LTM (LeicaThread Mount) to M-mount Adapter Adventure I

The LTM to M-mount world is a little more complicated than it used to be. Since 2006, when Leica implemented 6-bit coding, you don’t have to use the code, but your LTM adapter should cover the optical sensor anyway. If you’ve got an older Leica M-mount camera, this won’t be an issue for you.

It started with the search for a wide angle lens for my M10-P. To me, 28mm is about normal but on occasion a wider look is nice. The key is “on occasion.” That signals that the cost of Leica lenses isn’t warrented for this application. After noodling around the web, I came across the Voigtlander 21 f/4 Color Skopar as a really nice option. It’s super compact, just a little larger than the Leica 28 Summaron, which means it can go along easily without taking up a lot of space. Perhaps the perfect lens to provide the occasional wide angle perspective.

Taking the economics of this matter even further, while the M-mount Voigtlander is pretty economical (~$400) the LTM version used is about a hundred bucks cheaper. All you have to do is come up with a Leica thread mount to M-mount adapter. A used LTM version Color Skopar was located in Japan and ordered.

Next, get the LTM to M-mount adapter. After searching around Amazon and Ebay I found a couple of LTM adapter options. The M10 has 6-bit coding for the lenses, although it’s not required to use 6-bit coded lenses. You can manually input the lens from a menu in the M10. The first choice, a Kipon adapter which includes the machined pockets for filling in the appropriate lens code will take awhile to arrive. I ordered it and am willing to wait a little bit for it. At the same time though, my newly Ebay acquired Color Skopar didn’t want to wait. I ordered another, non-6-bit coded LTM adapter, this one by Beschoi.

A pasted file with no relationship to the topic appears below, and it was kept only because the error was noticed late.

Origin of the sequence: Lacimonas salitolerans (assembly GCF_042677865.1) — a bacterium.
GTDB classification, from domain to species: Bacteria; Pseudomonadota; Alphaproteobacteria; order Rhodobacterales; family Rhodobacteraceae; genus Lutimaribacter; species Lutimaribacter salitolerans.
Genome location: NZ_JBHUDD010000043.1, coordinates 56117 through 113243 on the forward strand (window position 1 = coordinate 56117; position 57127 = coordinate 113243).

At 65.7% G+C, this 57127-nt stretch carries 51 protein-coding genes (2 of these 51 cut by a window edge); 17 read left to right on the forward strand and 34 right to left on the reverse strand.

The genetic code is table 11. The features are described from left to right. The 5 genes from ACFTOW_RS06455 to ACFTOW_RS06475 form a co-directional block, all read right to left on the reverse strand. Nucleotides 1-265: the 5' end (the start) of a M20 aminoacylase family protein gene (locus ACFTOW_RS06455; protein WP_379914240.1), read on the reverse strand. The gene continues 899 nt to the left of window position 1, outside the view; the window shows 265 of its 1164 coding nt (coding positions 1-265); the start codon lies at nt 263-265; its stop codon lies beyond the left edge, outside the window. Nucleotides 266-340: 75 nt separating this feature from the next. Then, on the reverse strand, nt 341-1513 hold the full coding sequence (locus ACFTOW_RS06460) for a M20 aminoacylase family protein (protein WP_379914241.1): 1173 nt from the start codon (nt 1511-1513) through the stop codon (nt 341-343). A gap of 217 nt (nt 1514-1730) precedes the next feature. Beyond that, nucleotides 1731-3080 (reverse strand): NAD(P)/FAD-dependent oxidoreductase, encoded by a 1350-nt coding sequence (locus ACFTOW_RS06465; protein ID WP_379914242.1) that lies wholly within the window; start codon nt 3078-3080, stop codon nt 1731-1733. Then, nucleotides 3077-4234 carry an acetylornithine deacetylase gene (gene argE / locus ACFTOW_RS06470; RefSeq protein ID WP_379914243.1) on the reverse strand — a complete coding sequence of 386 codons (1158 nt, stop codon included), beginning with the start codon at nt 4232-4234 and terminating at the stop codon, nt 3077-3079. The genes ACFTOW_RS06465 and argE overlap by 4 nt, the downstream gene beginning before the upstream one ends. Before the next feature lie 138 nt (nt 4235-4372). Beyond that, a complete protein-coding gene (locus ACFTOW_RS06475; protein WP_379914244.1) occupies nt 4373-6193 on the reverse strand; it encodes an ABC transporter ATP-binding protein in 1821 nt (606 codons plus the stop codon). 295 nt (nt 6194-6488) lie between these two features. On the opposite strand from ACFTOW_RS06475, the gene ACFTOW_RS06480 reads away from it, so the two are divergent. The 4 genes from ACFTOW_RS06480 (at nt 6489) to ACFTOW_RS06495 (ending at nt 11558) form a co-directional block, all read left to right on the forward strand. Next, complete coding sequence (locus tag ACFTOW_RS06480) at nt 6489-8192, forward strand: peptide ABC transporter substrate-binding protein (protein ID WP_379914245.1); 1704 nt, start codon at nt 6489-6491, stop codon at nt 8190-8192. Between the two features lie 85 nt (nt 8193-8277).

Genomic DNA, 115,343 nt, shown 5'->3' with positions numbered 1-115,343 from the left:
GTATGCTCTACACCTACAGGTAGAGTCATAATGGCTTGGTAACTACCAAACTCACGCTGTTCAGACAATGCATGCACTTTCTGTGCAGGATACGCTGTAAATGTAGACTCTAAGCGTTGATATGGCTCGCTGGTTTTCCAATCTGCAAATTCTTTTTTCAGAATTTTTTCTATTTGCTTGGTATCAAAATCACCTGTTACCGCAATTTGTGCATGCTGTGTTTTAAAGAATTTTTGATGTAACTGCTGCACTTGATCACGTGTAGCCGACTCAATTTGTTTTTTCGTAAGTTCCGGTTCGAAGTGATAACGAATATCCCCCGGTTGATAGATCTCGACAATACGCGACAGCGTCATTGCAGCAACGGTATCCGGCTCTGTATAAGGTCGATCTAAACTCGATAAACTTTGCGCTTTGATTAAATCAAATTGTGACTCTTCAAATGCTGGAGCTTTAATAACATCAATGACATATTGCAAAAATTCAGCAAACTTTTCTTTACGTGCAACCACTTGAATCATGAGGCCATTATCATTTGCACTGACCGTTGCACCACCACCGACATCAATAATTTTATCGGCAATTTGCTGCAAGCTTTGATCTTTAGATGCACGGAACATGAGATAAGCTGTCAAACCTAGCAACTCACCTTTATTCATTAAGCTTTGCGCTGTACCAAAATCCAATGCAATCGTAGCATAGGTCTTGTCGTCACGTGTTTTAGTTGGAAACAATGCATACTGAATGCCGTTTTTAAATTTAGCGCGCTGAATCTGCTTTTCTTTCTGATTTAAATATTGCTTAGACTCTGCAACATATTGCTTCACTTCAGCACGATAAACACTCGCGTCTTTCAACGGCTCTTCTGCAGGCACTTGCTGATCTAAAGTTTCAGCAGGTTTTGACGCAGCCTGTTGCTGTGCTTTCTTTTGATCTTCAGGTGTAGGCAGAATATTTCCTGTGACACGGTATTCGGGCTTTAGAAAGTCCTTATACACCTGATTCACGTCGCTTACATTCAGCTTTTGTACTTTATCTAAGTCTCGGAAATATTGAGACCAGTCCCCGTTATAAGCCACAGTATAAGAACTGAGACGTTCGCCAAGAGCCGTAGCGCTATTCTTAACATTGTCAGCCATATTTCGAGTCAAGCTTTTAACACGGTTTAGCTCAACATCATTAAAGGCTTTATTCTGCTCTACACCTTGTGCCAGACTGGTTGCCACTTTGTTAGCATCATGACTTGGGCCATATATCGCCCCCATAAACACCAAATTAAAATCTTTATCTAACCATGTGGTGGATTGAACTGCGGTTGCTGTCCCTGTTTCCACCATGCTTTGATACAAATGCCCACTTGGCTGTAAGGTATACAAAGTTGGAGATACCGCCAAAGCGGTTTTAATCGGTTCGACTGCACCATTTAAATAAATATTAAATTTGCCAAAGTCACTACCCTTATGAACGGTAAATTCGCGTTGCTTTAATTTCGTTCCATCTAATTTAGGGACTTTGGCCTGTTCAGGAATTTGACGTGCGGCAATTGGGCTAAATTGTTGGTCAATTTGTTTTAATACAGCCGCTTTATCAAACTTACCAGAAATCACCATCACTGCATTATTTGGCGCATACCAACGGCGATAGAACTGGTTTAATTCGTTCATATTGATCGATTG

When assembled onto the Voigtlander, the Bechoi adapter fit fine and everything seemed okay until the camera seemed to get confused thinking no lens was mounted when I operated the focusing ring on the lens. Fiddling around with the lens the realization struck that the optical sensor which is used to read the 6-bit coding on Leica lenses was exposed rather than covered by the lens mount. Every time I moved the focus ring the sensor would “see” my finger and think something had changed with the lens. The M10-P would display “no lens mounted” in the live view mode. If not using live view, it didn’t seem to be an issue; the fact that the camera doesn’t know what kind of lens is mounted aside.

For this particular lens, I want to used the M10 built-in lens corrections for 21mm, so it’s an issue for me.

The Leica optical sensor which detects the lens type is visible in this image. On the Leica mount between the lens serial number and the little focusing nub on the lens.
The LTM adapter mounted clearly showing the Leica optical sensor. The optical sensor needs to be covered by the adapter.

For the time being I installed a piece of gaffer tape to cover the sensor. That prevents the sensor from believing that the lens was swapped because the shadow of my finger crossed it while focusing.

Appropriate, even elegant temporary solution to the 6-bit coding sensor exposed.

LTM Adventure II >

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